[From William Cashen's Folk-Lore, 1912]



1 MANNIN BEG MAC Y LEAGHER was the first ruler of Man. He was a mild ruler ; the tribute that he exa(fted from his followers was a bart of leagher glass, green sedge. Most writers have confounded the leagher with the rush, but there is quite a difference ; they are not the same plant. The word leagher is in the Manx dic'Iionary for a person deserving reward, to reward. Mannin acquired the name on account of being a person who deserved to be rewarded, also the sedge for the reason that it was the reward has maintained until this day the name of leagher. Mannin protected the Island by a mist. If, however, his enemies succeeded in approaching the Manx coast in spite of it, he threw chips into the water, which became ships. His stronghold was Peel Castle, on the battlements of which he was able to make one man appear a thousand. So he defended the Island and routed his enemies. He was called Yn Dooinney Troor Cassagh, the Three-Legged Man, and all his people, who were likewise three-legged, travelled about like a wheel, turning round and round. Another tradition speaks of him as yn Manninagh, the Manxman who was the first man in Mann.

1 "Mannin" is the spelling of the word in Cashen's Notes, and he always pronounced the word thus, and not Manannan.

When Parick Noo, St. Patrick, first came to the Isle of Man, he came across on horseback. The Island was under a dense mist, and all the powers of darkness were arrayed against him, and, being hard pressed by a sea-monster of great size that was following to devour him, he put the horse up the steepest place in Peel Hill, and where the horse stood still on the top on firm ground, a beautiful spring of pure water sprang out of the ground, whereby the saint and the horse were both refreshed. The well is called the Holy Well unto this day. And looking down the cliff he saw the monster that had followed him. The saint cursed the monster, and there and then he was turned into a solid rock. The monster can be seen there now with his great big fin upon his back, a warning to all evil-doers that they shall not prevail against the good. Before St. Patrick landed he heard the shrill shout of the curlew and the bleating of a goat whose kid had fallen down the rocks, and he blessed them both. No man was ever to find the curlew's nest, nor to see the goat bring forth its young. The print of the horse's feet is in the cliffs, they say, still, and can be seen still by anyone venture-some enough to go there to see it.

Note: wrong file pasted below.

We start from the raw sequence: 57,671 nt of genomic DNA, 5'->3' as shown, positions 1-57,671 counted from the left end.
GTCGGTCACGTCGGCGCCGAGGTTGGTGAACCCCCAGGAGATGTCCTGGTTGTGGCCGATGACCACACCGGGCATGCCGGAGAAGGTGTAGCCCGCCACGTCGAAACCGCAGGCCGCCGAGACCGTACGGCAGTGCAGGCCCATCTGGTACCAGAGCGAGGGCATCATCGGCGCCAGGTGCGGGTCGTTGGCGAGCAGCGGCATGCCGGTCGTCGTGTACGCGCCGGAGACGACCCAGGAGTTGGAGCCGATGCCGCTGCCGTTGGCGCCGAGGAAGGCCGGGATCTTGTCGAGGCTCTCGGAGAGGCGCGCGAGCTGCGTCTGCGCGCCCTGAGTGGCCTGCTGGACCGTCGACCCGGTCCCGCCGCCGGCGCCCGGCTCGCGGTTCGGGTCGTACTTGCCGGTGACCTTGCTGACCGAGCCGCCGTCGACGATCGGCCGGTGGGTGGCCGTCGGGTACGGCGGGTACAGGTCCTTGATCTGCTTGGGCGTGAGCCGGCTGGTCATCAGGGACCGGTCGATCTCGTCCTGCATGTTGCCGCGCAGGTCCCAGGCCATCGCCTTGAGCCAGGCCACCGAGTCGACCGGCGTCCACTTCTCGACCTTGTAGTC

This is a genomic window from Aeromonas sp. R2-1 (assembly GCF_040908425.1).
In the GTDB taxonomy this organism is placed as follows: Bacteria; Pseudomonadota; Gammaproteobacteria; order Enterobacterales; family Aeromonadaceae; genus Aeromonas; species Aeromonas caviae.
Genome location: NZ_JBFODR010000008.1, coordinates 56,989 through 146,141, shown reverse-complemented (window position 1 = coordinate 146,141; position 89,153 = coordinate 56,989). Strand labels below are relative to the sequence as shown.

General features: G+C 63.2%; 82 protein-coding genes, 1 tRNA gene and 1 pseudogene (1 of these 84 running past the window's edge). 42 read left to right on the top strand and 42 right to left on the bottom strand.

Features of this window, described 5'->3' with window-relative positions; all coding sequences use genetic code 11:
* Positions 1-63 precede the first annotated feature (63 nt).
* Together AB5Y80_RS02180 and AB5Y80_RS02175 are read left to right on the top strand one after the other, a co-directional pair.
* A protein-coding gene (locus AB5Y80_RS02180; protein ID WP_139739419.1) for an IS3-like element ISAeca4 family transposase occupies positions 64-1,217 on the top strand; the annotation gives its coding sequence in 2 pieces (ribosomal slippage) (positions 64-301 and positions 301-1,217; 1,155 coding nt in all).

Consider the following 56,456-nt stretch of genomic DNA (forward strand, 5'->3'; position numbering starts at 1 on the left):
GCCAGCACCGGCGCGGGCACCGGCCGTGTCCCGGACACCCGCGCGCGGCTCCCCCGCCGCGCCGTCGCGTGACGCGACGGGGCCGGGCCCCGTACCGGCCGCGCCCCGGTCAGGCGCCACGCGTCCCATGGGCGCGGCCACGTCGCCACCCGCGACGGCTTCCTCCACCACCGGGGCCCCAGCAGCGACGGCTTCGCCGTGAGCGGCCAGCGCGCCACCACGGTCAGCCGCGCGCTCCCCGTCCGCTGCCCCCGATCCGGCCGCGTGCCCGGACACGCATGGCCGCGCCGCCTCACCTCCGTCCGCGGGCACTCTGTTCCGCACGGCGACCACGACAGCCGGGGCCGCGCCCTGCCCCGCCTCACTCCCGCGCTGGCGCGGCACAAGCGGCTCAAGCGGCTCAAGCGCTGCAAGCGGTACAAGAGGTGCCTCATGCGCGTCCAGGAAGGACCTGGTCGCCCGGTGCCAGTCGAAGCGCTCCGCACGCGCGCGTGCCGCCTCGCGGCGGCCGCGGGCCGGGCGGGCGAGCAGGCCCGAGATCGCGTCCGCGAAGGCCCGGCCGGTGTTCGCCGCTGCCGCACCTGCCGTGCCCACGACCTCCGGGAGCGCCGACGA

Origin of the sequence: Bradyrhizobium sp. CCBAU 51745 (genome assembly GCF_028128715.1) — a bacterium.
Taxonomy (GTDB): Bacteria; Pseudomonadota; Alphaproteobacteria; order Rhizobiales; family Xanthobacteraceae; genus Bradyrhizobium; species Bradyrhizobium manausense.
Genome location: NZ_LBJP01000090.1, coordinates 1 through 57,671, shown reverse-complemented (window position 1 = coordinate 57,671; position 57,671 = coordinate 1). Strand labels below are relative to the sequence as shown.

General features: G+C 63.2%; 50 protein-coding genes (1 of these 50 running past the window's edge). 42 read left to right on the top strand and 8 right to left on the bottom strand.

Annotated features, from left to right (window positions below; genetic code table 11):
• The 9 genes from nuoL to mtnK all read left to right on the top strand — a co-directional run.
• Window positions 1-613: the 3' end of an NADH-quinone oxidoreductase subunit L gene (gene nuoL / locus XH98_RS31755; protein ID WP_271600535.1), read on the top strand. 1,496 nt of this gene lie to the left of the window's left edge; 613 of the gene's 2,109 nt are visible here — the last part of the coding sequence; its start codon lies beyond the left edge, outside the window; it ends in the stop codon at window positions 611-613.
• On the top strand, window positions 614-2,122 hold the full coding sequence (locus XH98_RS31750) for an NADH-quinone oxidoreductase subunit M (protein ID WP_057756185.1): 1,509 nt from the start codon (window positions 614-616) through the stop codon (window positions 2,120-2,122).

The Holy Well is said to be the first well, or water, where the first Christian was baptized in the Island, and was for ages resorted to as a healing well, and latterly it was called the Silver Well on account of the small silver coins that were left there by persons seeking to be cured of some disease.

There used to be another Holy Well at the top of Peel Harbour, near the railway station. It was closed about forty years ago; Mrs. Caley's house now stands over it n1. Chibbyr Parick, Patrick's Well, was better known as the Big Well. Before the days of the waterworks company, it was this well which supplied the fishing fleet with water. Place names form a valuable record, for, even when the name of Chibbyr Parick will soon be forgotten, the Well-brow, the old place-name of the hill which led down to it would have perpetuated its situation; unfortunately, some years ago, this hill was renamed Station Road, thus losing another link with the old history of Peel.

On Dalby mountain the old Manx people used to put their ears to the earth at Sheean ny Feaynid, the Sounds of Infinity, to hear sounds which were like murmurs. They thought these sounds came from beings in space; for in their belief all space is filled with invisible beings.


n1: 9 Station Road


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